European Investment Bank ends lending to fossil fuel projects

EU finance ministers agreed to phase out EIB lending to unabated oil and gas projects, overcoming opposition from some member states in marathon board meeting

The European Investment Bank won't be financing unabated oil, gas and coal projects from the end of 2021. (Photo: Nord Stream 2/Alex Schmidt)

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The world’s largest development bank will stop funding unabated oil and gas projects by the end of 2021, representing a major shift of public finance towards clean energy projects.

The European Investment Bank (EIB) agreed to overhaul its fossil fuel lending policy on Thursday evening following months of negotiations and a decision being delayed twice. A compromise was reached by the bank’s board of directors, mostly comprising EU finance ministers, at the end of an 11-hour meeting.

The bank had already agreed to phase out lending to coal projects in 2013 but is the first multilateral bank to extend the ban to unabated natural gas projects.

Analysis by NGO Bankwatch found that between 2013 and 2017, the EIB handed out nearly $13bn to fossil fuel projects.

EIB president Werner Hoyer said the bank’s decision was “a quantum leap in its ambition”. “We will stop financing fossil fuels and we will launch the most ambitious climate investment strategy of any public financial institution anywhere,” he said.

In a statement last week, EU finance ministers called on all multilateral development banks, such as the World Bank and the Asian Development Bank, to phase out financing of fossil fuel projects.

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The EIB’s ban will come into force a year later than initially proposed after lobbying by some EU member states to continue funding gas projects.

Under a first draft published in July, the bank planned to pull the plug on financing infrastructure projects dedicated to oil and gas by the end of 2020.

But the proposal was met with resistance from Germany, one of Europe’s biggest gas markets. The German government has committed to phase out nuclear power and end coal power by 2038 and is relying on natural gas as a bridge fuel for its energy transition.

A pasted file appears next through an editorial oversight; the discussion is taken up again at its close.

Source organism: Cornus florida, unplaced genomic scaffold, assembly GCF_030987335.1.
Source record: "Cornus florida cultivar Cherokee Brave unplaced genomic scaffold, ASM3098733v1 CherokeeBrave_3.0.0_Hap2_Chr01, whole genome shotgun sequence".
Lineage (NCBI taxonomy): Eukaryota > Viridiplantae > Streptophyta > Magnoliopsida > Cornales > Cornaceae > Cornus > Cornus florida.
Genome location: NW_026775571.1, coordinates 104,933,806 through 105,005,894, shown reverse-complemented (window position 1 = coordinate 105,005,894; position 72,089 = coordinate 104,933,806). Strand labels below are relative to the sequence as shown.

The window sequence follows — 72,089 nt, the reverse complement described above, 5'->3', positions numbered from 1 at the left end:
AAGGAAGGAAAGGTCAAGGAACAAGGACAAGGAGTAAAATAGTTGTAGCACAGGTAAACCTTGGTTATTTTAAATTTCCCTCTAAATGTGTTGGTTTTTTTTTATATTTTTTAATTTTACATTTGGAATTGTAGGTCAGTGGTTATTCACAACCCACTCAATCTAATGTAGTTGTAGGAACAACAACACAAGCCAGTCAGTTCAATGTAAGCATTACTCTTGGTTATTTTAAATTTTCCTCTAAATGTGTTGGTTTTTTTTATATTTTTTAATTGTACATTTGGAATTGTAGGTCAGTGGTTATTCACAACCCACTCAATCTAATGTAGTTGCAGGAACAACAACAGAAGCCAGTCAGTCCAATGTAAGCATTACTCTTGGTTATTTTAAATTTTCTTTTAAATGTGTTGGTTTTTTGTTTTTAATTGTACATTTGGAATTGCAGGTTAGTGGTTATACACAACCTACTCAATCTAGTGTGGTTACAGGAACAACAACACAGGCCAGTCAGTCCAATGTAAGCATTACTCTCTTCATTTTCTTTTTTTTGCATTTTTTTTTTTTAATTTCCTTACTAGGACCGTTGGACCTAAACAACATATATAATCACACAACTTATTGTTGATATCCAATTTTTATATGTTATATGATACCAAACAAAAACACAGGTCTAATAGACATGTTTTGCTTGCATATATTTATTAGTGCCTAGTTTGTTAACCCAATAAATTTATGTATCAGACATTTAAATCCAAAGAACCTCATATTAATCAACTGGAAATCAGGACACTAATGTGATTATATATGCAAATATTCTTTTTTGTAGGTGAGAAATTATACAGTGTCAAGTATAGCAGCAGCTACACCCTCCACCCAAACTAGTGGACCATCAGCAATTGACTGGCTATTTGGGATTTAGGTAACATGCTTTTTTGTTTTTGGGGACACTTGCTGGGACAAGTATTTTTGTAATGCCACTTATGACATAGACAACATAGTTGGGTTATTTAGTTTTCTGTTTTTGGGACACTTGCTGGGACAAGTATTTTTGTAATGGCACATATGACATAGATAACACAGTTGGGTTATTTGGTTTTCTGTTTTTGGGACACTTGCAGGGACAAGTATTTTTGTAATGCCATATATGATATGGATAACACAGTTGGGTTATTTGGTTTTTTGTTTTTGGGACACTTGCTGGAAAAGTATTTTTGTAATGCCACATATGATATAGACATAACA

Under the EIB’s new policy, only energy projects emitting less than 250 grams of CO2 for every kilowatt hour of energy produced will be eligible for funding. This means that gas power plants using carbon capture and storage technology could still access lending.

The delayed timing for the ban also means projects already under appraisal for EU funding could still get financial support if approved by the end of 2021. Last month, the EU Commission identified 32 gas cluster projects eligible for funding.

Nick Mabey, chief executive of think-tank E3G, said the EIB’s new policy was “an important achievement”.

“The EIB is sending a message to other financial institutions that investment in fossil fuels is drawing to an end,” he said.

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Charles Donovan, executive director of the Centre for Climate Finance and Investment at Imperial College Business School in London told Climate Home News the decision was “part of a shift in the financial system, starting with public banks, recognising that we have the tools at our disposal for the acceleration of our energy transition”.

Donovan added that while gas had a role to play in the energy transition, “there is no mandate to fund these projects any more in the context of Europe’s decarbonisation.”

Instead, he said, the EIB wants to focus its efforts on “the technologies that will be the backbone of the transition in the future”.

French finance minister Bruno Le Maire hailed the decision “historic” and “one step towards creating a climate bank” – a proposal first championed by French economist Pierre Larrouturou and climate scientist Jean Jouzel and backed by incoming EU Commission president Ursula Von der Leyen.

The EIB has been expanding its green investments in a bid to make half of its lending dedicated to climate investment by 2025. It also pledged €1 trillion worth of investment in climate action between 2021 and 2030.

In 2018, 30% of the EIB’s financing – or €16.2 billion ($17.8bn) – went to climate action projects, according to the bank.

Read more on: Climate Finance | Climate finance | EU | Fossil Fuels |